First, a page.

Winter Solstice

Cultures all over the world have seen the Winter Solstice as something magical and mystical to behold and celebrate. There are scores of festival celebrated in different parts of the world at the time of the Winter Solstice as it marks the shortest day of the year. The city of Rovaniemi in Finland has a day that last for only a couple of hours as the sun rises and falls or its shortest pass. It happens on the 20th or 21st December in the Northern hemisphere and corresponds to the Summer Solstice in the Southern hemisphere.

The Ancient Romans and other people of Ancient Europe used to mark the passing of the Winter Solstice with a series of events and feasts as they saw this as the end of one year and the start of the next – the start of the long road to summer. It is a day that has been shrouded in enchantment and delight for religions and peoples all over the world for millennia. It has been seen as a significant day for pagans, Buddhists, Oriental communities and others over many centuries – it is even celebrated as Global Orgasm in the internet age, which we won’t go into today. The fact that people have been and are in tune with the passing of the seasons was very important in the world since the dawn of man. Events often lasted for a full month as the end of the year was eagerly anticipated.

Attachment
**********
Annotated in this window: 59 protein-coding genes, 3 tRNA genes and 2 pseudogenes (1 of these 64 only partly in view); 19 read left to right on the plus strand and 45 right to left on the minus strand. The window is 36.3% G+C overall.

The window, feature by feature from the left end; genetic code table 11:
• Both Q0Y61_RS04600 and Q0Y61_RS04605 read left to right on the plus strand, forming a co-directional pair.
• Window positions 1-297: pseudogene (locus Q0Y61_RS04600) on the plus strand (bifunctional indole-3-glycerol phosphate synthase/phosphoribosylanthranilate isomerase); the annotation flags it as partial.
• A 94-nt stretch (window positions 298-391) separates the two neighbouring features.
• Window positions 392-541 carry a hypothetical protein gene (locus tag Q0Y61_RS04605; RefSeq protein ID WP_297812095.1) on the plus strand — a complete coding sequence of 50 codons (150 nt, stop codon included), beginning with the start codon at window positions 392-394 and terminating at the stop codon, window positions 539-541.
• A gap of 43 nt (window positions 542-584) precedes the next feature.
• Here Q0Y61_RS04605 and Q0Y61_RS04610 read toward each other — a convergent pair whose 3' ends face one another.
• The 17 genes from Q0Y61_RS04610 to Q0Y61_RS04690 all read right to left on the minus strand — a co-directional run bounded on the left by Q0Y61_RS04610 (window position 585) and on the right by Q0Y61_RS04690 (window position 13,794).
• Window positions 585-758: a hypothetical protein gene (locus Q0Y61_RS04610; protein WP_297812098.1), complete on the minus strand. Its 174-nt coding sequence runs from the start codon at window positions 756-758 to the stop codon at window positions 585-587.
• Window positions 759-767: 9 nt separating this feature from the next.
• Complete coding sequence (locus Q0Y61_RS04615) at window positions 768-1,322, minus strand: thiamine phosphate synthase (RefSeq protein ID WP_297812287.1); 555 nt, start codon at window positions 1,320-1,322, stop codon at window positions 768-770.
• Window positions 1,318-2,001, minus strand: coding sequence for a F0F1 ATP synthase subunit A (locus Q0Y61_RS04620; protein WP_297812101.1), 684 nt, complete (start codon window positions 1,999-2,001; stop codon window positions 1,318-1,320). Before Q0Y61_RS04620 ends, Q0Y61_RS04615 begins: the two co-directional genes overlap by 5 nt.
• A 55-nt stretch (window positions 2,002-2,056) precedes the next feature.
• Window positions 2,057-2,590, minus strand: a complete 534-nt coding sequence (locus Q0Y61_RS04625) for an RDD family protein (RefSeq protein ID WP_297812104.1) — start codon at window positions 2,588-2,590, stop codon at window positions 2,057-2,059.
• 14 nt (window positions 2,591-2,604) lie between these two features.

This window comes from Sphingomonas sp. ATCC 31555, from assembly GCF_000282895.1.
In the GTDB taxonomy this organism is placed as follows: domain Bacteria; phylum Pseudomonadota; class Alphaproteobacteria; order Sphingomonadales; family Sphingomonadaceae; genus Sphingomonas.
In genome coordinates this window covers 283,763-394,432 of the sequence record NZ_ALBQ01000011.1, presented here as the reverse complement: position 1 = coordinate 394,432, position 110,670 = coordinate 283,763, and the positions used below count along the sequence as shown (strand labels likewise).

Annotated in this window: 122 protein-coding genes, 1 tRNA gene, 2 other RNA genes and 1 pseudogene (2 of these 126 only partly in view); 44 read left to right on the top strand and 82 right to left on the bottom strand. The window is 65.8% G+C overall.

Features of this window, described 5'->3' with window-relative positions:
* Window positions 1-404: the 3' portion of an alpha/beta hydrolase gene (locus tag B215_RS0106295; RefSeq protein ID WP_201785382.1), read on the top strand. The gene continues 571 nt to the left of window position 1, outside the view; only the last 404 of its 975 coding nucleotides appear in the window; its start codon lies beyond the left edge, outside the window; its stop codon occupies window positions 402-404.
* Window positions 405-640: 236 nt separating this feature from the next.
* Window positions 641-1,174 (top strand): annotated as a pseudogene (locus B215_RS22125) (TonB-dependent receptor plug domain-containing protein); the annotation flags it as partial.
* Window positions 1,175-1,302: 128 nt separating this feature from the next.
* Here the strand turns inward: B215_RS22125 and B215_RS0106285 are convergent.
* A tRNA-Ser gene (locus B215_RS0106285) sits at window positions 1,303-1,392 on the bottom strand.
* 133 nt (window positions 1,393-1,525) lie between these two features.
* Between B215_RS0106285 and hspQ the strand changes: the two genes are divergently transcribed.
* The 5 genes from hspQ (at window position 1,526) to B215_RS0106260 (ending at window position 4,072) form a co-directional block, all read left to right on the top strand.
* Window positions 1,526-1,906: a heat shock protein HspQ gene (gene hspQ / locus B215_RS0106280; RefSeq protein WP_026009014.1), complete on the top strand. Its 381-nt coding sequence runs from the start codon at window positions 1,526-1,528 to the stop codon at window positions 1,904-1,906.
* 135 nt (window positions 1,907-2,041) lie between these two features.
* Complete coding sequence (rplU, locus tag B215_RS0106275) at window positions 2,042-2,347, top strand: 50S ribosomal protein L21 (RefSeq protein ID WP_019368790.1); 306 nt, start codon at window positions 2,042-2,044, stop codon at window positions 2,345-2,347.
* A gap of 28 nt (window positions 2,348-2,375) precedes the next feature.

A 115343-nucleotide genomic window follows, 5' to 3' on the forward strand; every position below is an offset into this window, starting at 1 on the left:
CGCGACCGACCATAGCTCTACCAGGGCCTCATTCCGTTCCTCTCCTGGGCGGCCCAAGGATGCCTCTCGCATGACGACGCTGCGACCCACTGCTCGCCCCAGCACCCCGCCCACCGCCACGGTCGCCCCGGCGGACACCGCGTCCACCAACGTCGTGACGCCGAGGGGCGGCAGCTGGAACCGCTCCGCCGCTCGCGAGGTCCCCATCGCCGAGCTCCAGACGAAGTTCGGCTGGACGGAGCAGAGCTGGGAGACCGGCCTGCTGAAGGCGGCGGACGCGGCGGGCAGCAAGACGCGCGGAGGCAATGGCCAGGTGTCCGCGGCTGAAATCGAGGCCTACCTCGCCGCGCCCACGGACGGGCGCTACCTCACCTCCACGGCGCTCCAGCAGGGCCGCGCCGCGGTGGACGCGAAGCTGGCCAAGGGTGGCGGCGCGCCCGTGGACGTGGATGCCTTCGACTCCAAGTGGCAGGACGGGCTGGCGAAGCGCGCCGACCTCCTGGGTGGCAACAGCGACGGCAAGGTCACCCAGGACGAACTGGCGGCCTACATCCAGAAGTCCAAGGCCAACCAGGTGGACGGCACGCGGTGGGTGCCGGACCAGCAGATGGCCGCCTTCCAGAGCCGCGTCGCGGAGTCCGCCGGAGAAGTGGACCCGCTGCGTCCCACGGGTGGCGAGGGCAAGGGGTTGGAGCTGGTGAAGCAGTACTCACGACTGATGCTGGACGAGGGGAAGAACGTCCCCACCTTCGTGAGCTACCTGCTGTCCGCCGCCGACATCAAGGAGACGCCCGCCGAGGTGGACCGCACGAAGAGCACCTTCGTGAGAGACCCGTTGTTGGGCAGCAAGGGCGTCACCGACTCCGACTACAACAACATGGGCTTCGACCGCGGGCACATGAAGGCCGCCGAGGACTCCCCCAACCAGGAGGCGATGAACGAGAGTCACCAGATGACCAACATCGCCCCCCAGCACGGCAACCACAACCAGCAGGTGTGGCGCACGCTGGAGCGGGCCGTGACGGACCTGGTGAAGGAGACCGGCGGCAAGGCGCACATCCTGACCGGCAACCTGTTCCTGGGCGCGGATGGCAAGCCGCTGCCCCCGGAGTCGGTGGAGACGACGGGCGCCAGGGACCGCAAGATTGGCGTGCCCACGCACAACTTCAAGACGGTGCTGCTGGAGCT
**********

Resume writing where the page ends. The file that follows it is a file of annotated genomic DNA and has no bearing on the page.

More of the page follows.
On the longest, and darkest, night of the year people have stopped to think about their mortality, their souls and their place in this life. It is the end of one period of time and the dawn of another. It is time to cast out the old and plan for the new. The Winter Solstice is seen as the time when people plant new seeds and ideas for the coming year.

Stonehenge in the United Kingdom has long been associated globally with the solstices and equinoxes and is at the forefront of the pagan movement. At Stonehenge every Winter Solstice the passing of the sun is celebrated by druids with gathering and song. It is a celebration of the bringing of new life and the end of the year that has just passed.

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